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Jenkins: Ebola Nurses Moved So Presbyterian Can Be Ready If There Are New Patients

Christina Ulsh
KERA News special contributor
Dallas County Judge Clay Jenkins records a long-distance interview with NPR’s Melissa Block for today’s All Things Considered in the KERA studios.";s:

The first nurse to contract Ebola is being moved to Maryland to make room at Texas Health Presbyterian in case there are other Ebola patients in Dallas, County Judge Clay Jenkins told KERA.

“The team at Presby is extremely concerned about the two family members [the nurses] who have Ebola and the 75 who are in that zone of risk,” Jenkins told KERA earlier this afternoon. “They’re tired. There’s a wealth of emotions. And to the extent that I can, I want them to be focused on the intake of potentially more people.”

Nina Pham, the first nurse to contract Ebola, is scheduled to be moved later today to the National Institutes of Health in Bethesda, Maryland. The second nurse to contract Ebola, Amber Joy Vinson, was transported Wednesday night to Emory University Hospital in Atlanta.

The 75 hospital workers in the "zone of risk" that Jenkins described were involved in Duncan’s care.

Credit Bill Zeeble / KERA News
Dallas County Judge Clay Jenkins, at an earlier press conference about the Dallas Ebola response.

“I want all of the Ebola emergency visits at Presbyterian -- because of the public fear in some places -- I don’t want anyone who needs to go to the emergency room to be reluctant to go to the emergency room,” Jenkins said. “So I’m directing all people with a West African travel history and a fever to be taken to Presby.”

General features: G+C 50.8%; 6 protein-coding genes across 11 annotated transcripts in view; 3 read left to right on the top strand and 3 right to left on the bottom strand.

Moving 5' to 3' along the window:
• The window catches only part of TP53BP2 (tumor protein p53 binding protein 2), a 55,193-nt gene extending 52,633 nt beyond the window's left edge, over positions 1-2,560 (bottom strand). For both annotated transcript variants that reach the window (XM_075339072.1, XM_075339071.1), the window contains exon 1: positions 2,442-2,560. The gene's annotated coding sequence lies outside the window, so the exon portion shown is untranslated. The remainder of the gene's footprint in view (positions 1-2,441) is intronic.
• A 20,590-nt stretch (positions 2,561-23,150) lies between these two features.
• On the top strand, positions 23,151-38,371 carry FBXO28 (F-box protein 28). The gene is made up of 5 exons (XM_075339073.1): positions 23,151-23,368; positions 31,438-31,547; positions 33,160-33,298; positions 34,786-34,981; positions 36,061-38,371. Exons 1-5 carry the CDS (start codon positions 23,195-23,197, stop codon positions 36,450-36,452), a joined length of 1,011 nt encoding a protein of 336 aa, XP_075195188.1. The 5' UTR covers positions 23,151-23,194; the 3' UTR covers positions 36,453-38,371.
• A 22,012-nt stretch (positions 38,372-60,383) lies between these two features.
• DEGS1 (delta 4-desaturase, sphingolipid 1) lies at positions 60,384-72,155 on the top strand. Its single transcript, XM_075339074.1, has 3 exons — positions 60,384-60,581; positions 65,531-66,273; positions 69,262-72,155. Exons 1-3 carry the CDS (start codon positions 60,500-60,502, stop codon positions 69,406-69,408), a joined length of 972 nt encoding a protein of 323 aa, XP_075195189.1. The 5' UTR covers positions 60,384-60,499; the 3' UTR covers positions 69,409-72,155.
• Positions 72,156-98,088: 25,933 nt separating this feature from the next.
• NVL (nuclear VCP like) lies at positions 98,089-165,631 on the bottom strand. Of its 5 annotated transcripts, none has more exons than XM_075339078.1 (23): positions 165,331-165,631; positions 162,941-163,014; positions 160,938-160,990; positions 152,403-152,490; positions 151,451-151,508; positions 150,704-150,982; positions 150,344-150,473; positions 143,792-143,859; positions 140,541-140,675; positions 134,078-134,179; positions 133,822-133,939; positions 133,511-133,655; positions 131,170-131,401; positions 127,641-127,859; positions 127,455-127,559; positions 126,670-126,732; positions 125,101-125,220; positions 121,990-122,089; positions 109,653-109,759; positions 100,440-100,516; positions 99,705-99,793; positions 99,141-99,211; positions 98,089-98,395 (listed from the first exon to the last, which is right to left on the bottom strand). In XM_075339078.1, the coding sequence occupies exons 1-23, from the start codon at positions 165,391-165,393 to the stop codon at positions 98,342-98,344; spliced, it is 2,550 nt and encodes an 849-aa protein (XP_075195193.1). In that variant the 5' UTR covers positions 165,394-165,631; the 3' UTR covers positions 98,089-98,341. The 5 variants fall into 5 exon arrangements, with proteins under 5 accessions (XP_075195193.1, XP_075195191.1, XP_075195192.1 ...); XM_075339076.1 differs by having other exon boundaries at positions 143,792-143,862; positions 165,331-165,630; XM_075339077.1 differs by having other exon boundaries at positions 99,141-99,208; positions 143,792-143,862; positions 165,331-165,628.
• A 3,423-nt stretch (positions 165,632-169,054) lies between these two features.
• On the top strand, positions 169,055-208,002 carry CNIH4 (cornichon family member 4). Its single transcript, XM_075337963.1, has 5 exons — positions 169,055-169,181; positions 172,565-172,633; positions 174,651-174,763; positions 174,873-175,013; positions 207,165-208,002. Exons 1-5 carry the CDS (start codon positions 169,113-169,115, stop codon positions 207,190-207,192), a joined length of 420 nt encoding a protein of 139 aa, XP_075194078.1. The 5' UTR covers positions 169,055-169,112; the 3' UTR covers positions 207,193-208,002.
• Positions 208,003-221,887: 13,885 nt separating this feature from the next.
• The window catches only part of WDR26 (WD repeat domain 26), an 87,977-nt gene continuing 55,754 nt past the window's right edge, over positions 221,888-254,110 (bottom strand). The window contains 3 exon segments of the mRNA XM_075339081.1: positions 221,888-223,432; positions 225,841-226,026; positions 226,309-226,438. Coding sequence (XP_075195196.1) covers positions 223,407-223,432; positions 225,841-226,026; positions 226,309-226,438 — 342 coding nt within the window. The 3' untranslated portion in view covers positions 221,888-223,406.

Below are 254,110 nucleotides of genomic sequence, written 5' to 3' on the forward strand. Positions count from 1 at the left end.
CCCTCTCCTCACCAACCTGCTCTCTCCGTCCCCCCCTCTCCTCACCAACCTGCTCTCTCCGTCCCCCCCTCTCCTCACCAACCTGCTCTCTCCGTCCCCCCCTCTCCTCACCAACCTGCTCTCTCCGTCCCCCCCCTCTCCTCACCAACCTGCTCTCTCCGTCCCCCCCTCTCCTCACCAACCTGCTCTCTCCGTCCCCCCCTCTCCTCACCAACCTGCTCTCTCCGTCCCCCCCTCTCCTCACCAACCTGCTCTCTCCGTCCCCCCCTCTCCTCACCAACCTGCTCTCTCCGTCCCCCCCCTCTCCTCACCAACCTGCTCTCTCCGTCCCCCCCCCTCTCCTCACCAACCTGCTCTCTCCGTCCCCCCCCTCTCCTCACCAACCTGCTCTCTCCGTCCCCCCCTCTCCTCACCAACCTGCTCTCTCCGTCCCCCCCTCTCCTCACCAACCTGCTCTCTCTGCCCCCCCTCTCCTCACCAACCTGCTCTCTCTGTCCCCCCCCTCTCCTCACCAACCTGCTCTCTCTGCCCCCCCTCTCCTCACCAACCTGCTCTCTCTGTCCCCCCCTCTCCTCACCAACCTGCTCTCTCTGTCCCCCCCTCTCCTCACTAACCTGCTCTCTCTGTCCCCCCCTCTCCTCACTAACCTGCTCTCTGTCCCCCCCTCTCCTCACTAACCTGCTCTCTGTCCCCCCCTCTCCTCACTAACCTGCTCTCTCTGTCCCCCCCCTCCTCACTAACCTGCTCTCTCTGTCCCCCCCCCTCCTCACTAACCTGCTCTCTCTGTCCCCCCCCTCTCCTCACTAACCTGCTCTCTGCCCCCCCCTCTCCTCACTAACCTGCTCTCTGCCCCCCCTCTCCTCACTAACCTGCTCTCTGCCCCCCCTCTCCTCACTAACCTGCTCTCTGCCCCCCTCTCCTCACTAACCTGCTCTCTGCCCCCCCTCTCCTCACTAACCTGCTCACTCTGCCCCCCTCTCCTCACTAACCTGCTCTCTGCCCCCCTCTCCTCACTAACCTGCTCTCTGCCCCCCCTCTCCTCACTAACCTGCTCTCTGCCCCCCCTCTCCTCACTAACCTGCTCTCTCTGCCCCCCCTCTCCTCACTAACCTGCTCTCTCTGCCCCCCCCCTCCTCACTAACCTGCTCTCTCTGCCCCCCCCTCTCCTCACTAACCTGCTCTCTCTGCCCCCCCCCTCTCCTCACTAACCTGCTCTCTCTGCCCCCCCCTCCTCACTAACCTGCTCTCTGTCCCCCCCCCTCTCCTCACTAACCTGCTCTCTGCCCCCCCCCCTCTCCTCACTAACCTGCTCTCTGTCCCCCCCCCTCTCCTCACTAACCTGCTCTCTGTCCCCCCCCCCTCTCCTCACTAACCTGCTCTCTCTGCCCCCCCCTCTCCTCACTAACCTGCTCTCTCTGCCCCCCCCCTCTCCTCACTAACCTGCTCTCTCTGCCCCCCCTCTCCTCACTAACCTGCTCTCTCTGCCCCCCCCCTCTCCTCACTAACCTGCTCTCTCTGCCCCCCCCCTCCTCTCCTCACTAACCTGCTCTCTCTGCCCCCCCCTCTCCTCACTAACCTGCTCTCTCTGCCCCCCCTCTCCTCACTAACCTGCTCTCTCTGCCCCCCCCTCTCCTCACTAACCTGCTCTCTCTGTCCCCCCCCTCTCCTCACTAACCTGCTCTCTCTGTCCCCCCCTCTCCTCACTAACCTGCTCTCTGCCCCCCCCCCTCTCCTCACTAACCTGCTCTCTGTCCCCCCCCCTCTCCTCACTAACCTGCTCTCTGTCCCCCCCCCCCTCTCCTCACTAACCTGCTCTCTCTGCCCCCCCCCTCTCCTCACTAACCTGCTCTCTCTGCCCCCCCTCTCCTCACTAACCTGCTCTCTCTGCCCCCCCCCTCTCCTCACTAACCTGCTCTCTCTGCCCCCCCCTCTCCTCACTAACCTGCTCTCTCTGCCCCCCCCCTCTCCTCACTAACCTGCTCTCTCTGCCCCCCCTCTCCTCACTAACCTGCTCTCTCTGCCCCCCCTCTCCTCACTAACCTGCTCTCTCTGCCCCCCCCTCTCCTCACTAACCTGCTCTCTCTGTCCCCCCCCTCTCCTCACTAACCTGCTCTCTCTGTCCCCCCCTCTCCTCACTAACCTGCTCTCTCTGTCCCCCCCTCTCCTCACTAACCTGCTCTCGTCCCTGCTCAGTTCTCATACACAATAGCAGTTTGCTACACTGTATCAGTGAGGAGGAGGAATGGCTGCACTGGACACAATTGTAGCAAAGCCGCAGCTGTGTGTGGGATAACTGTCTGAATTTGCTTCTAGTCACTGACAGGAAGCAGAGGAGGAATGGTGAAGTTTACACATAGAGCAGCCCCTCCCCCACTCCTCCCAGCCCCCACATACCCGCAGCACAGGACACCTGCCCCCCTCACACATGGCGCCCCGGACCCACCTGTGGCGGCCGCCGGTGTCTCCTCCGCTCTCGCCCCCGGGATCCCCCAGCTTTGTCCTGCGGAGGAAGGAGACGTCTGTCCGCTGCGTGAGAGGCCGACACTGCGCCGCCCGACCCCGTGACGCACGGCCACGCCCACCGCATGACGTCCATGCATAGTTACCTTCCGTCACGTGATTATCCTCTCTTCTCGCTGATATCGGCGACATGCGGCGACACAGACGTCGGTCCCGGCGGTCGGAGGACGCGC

He added: “My focus is on the contingencies if this gets to be a larger outbreak than we all hope and pray that it is.”

Jenkins was in the KERA studios for an interview with NPR. That conversation is scheduled to air later Thursday on “All Things Considered.”

“All Things Considered” airs from 4-6:30 p.m. on KERA 90.1 FM.

NPR's Melissa Block asked Jenkins why he didn't wear personal protective gear while visiting Thomas Eric Duncan's relatives.

"I wanted them to see me as a person and an equal and I wanted to see them as a person and an equal," Jenkins said. "I had to convince them to leave their house and go to a place they'd never seen before and I wanted to treat them with the same compassion that I would want Louise to treat my family member or me if my family were going through this."

Listen and read the interview here.

Lauren Silverman was the Health, Science & Technology reporter/blogger at KERA News. She was also the primary backup host for KERA’s Think and the statewide newsmagazine  Texas Standard. In 2016, Lauren was recognized as Texas Health Journalist of the Year by the Texas Medical Association. She was part of the Peabody Award-winning team that covered Ebola for NPR in 2014. She also hosted "Surviving Ebola," a special that won Best Long Documentary honors from the Public Radio News Directors Inc. (PRNDI). And she's won a number of regional awards, including an honorable mention for Edward R. Murrow award (for her project “The Broken Hip”), as well as the Texas Veterans Commission’s Excellence in Media Awards in the radio category.
Eric Aasen is KERA’s managing editor. He helps lead the station's news department, including radio and digital reporters, producers and newscasters. He also oversees, the station’s news website, and manages the station's digital news projects. He reports and writes stories for the website and contributes pieces to KERA radio. He's discussed breaking news live on various public radio programs, including The Takeaway, Here & Now and Texas Standard, as well as radio and TV programs in New Zealand and the United Kingdom.